iPad / iPhone Game Review: Review: Knights of the Phantom Castle

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iPad / iPhone Game Review: Review: Knights of the Phantom Castle

If you look back to the first year following the release of the Nintendo DS, most of the games released were little more than GameBoy Advance games re-purposed to use the second screen with perhaps some touch controls thrown on for good measure. Similarly, in my first six months with the Apple iPad I have witnessed many iPad games that are little more than up-scaled iPhone games. I would definitely put Knights of the Phantom Castle in that category. That doesn’t make it a bad game, as you will see – it just tells you something about what to expect.

The Hype:
“Knights of the Phantom Castle” is a (fully featured) robust strategy game that incorporates massive monster armies, gigantic monsters and stage devices.

* Simple one-step “Tap – Flick – Drag” finger commands.
* “Multi-Touch” simultaneous control of several army units.
* Six classes: Defender, Soldier, Assassin, Ranger, Mage and Healer. Each has its own specialized skills that use Tap and Flick controls.
* Over 50 stages with numerous stage devices and difficulty levels.
* Over 150 items to shape your unique army of knights.

iPad / iPhone Game Review: Review: Knights of the Phantom Castle

The Reality:
The core gameplay is RTS – real-time strategy. There are six possible classes, with you having a main character and getting support from a variety of characters for other classes throughout. In terms of how it controls, everything it done with a tap or swipe of your finger on the screen. Before you say ‘but isn’t that how EVERYTHING works on the iPad?’, let me be clear that this is unique: you have to successfully execute specific actions to control each character and get them to do stuff like attach from melee and ranged positions, heal others, and execute support skills by working together.

There are a dozen stages in Knights of the Phantom Castle, each more complex and involved than the last – and as you progress the levels have waves or stages that you must pass before reaching the next level and gaining some new skills. Overall there are more than 50 quests to complete, some that took me less than a minute, others I struggled with for more than an hour.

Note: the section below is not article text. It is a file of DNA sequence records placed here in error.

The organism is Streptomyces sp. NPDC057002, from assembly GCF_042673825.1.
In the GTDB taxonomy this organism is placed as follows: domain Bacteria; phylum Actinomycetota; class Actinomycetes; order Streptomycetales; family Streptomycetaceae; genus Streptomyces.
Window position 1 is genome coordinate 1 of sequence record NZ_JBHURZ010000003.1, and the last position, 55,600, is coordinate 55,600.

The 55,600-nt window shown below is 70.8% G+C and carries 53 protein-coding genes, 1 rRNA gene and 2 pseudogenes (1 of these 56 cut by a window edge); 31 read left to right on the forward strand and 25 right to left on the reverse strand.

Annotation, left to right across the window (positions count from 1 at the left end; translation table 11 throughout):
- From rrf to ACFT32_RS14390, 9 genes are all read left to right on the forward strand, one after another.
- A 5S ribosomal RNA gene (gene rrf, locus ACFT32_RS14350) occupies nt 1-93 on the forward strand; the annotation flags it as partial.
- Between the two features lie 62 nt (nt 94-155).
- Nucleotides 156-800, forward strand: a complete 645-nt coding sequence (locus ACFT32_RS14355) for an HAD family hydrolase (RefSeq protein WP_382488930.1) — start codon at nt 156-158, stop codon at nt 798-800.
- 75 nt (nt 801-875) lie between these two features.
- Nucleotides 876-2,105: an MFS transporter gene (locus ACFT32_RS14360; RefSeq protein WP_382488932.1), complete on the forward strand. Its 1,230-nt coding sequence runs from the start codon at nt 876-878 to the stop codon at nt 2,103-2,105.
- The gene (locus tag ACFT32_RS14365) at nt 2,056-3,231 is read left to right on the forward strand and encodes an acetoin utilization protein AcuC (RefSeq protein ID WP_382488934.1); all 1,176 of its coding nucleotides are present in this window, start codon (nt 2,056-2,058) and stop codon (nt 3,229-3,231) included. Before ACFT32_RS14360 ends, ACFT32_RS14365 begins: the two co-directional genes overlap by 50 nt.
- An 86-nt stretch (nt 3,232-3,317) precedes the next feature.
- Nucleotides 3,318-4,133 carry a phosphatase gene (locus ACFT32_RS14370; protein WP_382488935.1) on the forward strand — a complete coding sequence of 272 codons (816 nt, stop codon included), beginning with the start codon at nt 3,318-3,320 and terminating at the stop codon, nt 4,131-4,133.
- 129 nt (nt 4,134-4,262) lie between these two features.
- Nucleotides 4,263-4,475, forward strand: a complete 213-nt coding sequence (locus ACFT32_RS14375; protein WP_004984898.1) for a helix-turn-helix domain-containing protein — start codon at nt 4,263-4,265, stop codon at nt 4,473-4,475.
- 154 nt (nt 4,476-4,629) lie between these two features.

iPad / iPhone Game Review: Review: Knights of the Phantom Castle

The struggles I had were two-fold. Controlling with the swipe and tap actions often works great, but at other times is dreadfully frustrating. You might be trying to get an archer to launch a ranged assault but instead have him walk straight into a line of warriors (and therefore to his death). The other issue is that your main character really needs to be suited to how you play – and what controls work best. At the same time not all quests are suited to any one character type, which goes back to why some quests took a minute and others took an hour!

iPad / iPhone Game Review: Review: Knights of the Phantom Castle

This isn’t a large story-based game, but rather a basic fantasy backdrop with loads of combat – and that is just fine. The main purpose is the RTS combat, and Knights of the Phantom Castle does a solid job with that. It was obvious from the start that it was just an up-scaled iPhone game, though it was an early example of a ‘universal’ game that didn’t run in a 1x/2x mode. I give Hudson credit for that and for bring a RTS to the iPad right out of the gate.

iPad / iPhone Game Review: Review: Knights of the Phantom Castle

So should you get it? Knights of the Phantom Castle has a regular price of $4.99 on the app store, which is a price that makes me ensure I’ll get the use out of it. However, it has on sale for $2 – 3 more than a couple of times, and at either of those prices it makes an easy recommendation. In fact, right now and until October 20th it is on sale for $1.99! Check it out!

Review: Knights of the Phantom Castle

Where to Buy: iTunes App Store

Price: $4.99

What I Like: Solid RTS gameplay; Large game for iPad with loads of content; Classic RPG visual style

What Needs Improvement: Just an up-scaled iPhone game; Difficulty all over the place; No character progression; Controls not always adequate; Tutorials could be more helpful at times

Source: Originally reviewed for VGBlogger

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About the Author

Michael Anderson
I have loved technology for as long as I can remember - and have been a computer gamer since the PDP-10! Mobile Technology has played a major role in my life - I have used an electronic companion since the HP95LX more than 20 years ago, and have been a 'Laptop First' person since my Compaq LTE Lite 3/20 and Powerbook 170 back in 1991! As an avid gamer and gadget-junkie I was constantly asked for my opinions on new technology, which led to writing small blurbs ... and eventually becoming a reviewer many years ago. My family is my biggest priority in life, and they alternate between loving and tolerating my gaming and gadget hobbies ... but ultimately benefits from the addition of technology to our lives!